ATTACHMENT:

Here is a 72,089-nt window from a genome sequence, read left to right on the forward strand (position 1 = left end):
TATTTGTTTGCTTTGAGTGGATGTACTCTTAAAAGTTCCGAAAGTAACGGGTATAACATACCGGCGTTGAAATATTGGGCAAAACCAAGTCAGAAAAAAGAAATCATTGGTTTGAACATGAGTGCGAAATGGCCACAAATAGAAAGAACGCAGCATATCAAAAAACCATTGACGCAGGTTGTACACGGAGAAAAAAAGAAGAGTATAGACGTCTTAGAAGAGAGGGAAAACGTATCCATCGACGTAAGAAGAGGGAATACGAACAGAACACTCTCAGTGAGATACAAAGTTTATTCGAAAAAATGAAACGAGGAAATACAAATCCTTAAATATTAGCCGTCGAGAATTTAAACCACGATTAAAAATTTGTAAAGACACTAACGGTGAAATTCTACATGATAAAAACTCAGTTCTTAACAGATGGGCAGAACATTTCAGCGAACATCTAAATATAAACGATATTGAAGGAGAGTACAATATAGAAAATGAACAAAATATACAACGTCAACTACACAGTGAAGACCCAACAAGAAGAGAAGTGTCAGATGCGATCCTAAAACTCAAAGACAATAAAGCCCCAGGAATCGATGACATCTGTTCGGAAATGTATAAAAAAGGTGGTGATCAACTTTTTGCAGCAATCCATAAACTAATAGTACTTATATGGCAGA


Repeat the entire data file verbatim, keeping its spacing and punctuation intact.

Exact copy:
Here is a 72,089-nt window from a genome sequence, read left to right on the forward strand (position 1 = left end):
TATTTGTTTGCTTTGAGTGGATGTACTCTTAAAAGTTCCGAAAGTAACGGGTATAACATACCGGCGTTGAAATATTGGGCAAAACCAAGTCAGAAAAAAGAAATCATTGGTTTGAACATGAGTGCGAAATGGCCACAAATAGAAAGAACGCAGCATATCAAAAAACCATTGACGCAGGTTGTACACGGAGAAAAAAAGAAGAGTATAGACGTCTTAGAAGAGAGGGAAAACGTATCCATCGACGTAAGAAGAGGGAATACGAACAGAACACTCTCAGTGAGATACAAAGTTTATTCGAAAAAATGAAACGAGGAAATACAAATCCTTAAATATTAGCCGTCGAGAATTTAAACCACGATTAAAAATTTGTAAAGACACTAACGGTGAAATTCTACATGATAAAAACTCAGTTCTTAACAGATGGGCAGAACATTTCAGCGAACATCTAAATATAAACGATATTGAAGGAGAGTACAATATAGAAAATGAACAAAATATACAACGTCAACTACACAGTGAAGACCCAACAAGAAGAGAAGTGTCAGATGCGATCCTAAAACTCAAAGACAATAAAGCCCCAGGAATCGATGACATCTGTTCGGAAATGTATAAAAAAGGTGGTGATCAACTTTTTGCAGCAATCCATAAACTAATAGTACTTATATGGCAGA